The Joint Advocacy Initiative (JAI), a collaboration of the East Jerusalem YMCA and YWCA of Palestine, has released its special “Christmas Message.” And this year’s holiday season is apparently all about bashing Israel. “The birthplace of Jesus Christ has become an open-air prison,” they complained with Christmas cheer.
JAI is chiefly about disseminating anti-Israel advocacy through Christian and relief groups worldwide to “influence decision-makers and prompt actions that contribute to end Israeli occupation and all its violations of International Law.” JAI was founded in 1982 after the Israeli invasion of Lebanon, in response to terror attacks from there by Palestinian groups. As a Christian group, JAI might laudably advocate spiritual reconciliation. But its chief ministry seems to be demonizing Israel without acknowledging ongoing terror by groups like Hamas and Hezbollah.
This year’s “Christmas Message” from JAI amply illustrates its political and spiritual emphases. There is no mention of opposing terror or working for peace, just opposing Israel. Recalling the Nativity of Christ, JAI grimly notes that the fields where Shepherds first heard of Baby Jesus are now witness to “harassment, imprisonment, and land confiscation,” making hope difficult.
JAI denounces Israel’s “campaign of aggression towards our people in Gaza” without mentioning years of rockets launched by many of “our people” in Gaza at the behest of Hamas. The holiday message complains of “extremists,” but only when describing Israeli settlements around Bethlehem. “Not dissimilar to Herod’s campaign to find and kill the baby Jesus, Israeli policy in the West Bank and Gaza is a campaign to kill the hope and livelihood of steadfast Palestinians who desire to be free in their homeland,” JAI carefully explains, unavoidably comparing Israel to King Herod, infamous for infanticide.
In their concluding fundraising appeal, JAI implores supporters to “act against all the injustices we live under so we may be liberated from oppression and live in peace with justice.” But how or why would Palestinians be free from “oppression” or live in “peace” if Hamas or kindred spirits are rulers is unexplained. Evidently “oppression” only applies to Israeli policies in a region that is full of pervasive oppression by Arab regimes.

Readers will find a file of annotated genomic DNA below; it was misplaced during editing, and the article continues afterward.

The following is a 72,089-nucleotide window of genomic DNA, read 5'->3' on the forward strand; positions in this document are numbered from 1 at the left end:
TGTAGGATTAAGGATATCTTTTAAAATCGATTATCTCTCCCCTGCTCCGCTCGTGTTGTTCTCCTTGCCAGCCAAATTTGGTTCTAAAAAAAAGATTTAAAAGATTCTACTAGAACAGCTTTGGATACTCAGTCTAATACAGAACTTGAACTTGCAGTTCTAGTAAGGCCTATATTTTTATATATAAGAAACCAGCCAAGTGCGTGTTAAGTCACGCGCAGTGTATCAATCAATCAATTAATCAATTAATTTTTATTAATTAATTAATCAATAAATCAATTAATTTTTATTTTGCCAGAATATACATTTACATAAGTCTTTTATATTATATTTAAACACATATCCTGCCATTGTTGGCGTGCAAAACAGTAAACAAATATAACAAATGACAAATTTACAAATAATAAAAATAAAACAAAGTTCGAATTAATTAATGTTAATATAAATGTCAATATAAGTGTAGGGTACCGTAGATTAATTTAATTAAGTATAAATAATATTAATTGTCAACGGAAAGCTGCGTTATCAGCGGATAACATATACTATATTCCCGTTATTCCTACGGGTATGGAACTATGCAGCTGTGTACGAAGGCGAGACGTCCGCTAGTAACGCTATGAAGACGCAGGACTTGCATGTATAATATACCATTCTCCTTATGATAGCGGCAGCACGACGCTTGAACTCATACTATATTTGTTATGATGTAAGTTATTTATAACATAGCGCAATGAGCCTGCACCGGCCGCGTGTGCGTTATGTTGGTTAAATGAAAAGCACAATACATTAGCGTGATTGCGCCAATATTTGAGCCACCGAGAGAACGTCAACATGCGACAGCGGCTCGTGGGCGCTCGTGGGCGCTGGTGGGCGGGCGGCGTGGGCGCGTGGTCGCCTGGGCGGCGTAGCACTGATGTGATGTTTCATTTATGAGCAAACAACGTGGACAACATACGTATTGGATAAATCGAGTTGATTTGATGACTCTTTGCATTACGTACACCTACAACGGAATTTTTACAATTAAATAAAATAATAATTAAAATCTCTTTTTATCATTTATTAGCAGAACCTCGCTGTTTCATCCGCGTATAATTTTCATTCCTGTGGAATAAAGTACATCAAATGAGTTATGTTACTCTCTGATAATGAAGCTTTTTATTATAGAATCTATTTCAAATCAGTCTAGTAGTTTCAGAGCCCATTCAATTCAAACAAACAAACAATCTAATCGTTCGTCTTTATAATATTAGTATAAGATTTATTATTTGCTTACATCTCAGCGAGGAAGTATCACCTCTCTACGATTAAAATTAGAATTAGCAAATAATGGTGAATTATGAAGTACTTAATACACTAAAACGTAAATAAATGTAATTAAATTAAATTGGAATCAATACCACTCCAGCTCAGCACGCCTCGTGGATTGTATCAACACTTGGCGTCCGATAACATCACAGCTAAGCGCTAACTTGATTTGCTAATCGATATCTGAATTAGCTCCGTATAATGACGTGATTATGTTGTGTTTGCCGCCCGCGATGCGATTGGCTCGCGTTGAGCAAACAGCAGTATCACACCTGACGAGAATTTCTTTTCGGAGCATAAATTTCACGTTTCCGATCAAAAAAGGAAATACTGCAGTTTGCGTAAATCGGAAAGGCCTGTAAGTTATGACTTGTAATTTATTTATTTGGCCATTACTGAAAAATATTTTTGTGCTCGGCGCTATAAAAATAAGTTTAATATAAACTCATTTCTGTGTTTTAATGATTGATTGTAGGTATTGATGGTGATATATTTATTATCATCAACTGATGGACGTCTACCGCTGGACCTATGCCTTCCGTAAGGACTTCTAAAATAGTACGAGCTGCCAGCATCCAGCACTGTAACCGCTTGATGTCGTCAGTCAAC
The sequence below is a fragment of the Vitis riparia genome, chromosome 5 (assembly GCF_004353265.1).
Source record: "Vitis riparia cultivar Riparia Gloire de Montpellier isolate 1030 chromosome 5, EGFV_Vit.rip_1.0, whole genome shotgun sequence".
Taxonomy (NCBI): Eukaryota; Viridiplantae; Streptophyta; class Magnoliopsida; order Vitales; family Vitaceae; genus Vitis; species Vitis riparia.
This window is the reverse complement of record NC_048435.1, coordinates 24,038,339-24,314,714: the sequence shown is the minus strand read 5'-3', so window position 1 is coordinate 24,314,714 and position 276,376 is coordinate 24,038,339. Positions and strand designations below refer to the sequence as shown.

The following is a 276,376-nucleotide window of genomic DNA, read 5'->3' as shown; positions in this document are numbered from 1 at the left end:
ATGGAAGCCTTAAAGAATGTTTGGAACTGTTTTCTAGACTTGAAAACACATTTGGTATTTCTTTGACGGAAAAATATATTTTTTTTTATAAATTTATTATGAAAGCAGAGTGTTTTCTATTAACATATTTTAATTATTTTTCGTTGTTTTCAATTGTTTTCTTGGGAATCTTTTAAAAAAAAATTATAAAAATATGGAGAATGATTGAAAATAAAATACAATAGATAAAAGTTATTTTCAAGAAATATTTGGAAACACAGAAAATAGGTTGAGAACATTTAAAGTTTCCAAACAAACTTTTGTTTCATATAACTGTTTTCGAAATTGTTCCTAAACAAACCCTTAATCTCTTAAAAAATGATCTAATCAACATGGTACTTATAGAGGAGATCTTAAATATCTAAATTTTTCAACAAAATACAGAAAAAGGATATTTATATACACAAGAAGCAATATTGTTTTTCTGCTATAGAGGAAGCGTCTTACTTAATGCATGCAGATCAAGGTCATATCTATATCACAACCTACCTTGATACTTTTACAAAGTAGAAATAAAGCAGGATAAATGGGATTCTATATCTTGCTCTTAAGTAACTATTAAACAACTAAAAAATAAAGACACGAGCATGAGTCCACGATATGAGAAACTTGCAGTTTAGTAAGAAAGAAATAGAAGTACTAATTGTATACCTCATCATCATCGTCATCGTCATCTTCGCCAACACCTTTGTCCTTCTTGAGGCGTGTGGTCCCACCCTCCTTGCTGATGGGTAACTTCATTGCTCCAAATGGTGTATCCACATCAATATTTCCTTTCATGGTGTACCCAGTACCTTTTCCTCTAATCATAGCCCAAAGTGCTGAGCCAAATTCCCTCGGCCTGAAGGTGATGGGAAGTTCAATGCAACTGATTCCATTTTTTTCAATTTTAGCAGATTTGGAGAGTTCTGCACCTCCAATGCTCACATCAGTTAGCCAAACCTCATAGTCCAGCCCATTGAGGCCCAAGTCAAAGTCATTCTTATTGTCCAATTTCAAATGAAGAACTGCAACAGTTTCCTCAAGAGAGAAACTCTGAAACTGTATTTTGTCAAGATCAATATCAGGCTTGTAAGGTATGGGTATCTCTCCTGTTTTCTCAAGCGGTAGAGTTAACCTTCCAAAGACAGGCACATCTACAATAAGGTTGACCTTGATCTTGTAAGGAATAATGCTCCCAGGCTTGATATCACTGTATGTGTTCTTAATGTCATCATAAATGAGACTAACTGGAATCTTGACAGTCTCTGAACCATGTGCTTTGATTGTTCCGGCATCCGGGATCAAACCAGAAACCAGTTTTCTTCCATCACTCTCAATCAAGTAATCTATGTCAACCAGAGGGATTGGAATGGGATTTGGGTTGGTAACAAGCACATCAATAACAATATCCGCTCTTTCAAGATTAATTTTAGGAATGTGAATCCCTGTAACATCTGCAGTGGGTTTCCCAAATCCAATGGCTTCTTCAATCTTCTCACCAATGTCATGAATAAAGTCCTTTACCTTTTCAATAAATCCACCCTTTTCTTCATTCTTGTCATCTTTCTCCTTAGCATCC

This spirit of chiefly blaming Israel of course is not confined to Palestinian groups. The impact of the October letter to the U.S. Congress from mostly old-line Protestant church officials urging reconsideration of U.S. military aid to Israel continues to ricochet. Seven prominent Jewish groups cancelled a long-scheduled interfaith dialogue with these denominations in response, fed up with years of anti-Israel scapegoating. After about a month, the denominational officials finally have replied to the Jewish groups, ignoring the substance of their distress, while offering to meet for a special summit to discuss their concerns. The Jewish groups, likely exasperated, have not yet responded. Since the exchange began, U.S. military aid to Israel has proved vital to facilitating Israel’s “Iron Dome” anti-missile protection against attacking Hamas rockets. Seemingly the United Methodist, Presbyterian Church (USA), United Church of Christ, and Evangelical Lutheran Church in America officials who endorsed the original appeal, if they actually mean what they say, would be fine with Israel unable to defend its cities from terror attacks.
Meanwhile, in early November, B’nai B’rith International helped convene a summit outside Jerusalem of pro-Israel Protestant activists from the U.S., Canada, and Europe to combat the unrelenting anti-Israel bias within old-line Protestantism. “The humanitarian concern is the veil that covers, or is the rationalization for ultimately what I believe to be anti-Semitic ideas and anti-Semitic policies,” said one United Church of Canada minister, as quoted in The Times of Israel. A British pastor added: “That Goliath cannot be felled with a stone and a sling as in the days of King David, because the problem isn’t political, the problem isn’t sociological; the problem isn’t about lack of education or lack of dialogue.” He concluded: “The problem is a spiritual one. The problem is that there is an adversary of God, of Israel, of Christians.”
The summit in Jerusalem was not only about complaints. The Protestant activists are releasing their own manifesto that’s a lot more cheerful than the JAI’s ostensible “Christmas Message.” Not yet finalized, it will affirm “love for Israel” and commend Israel’s pluralistic democracy that is so unique in the region. It also affirms love for Palestinians and hopes for peaceful co-existence. These Protestants chide churches who insist that helping Palestinians requires undermining Israel. And they declare that encouraging forces who want to destroy Israel does not exemplify Christian love. Unlike most church critics of Israel, they connect hostility to Israel to oppression of Christians and other religious minorities throughout the region.
God bless these Protestant activists who resist the bureaucracies of their own declining denominations by asserting mostly simple self-evident truths about the Middle East. JAE’s exploitation of Christmas to delegitimize the nation that produced Baby Jesus surely is a gross spiritual contradiction. The Canadian pastor at the Jerusalem consultation emphasized that church bureaucrats don’t speak for most church goers. He could have added that especially at this time of year, even as Hamas rockets still target Israel, most Christians in America and many globally still deeply sympathize with an embattled friend.
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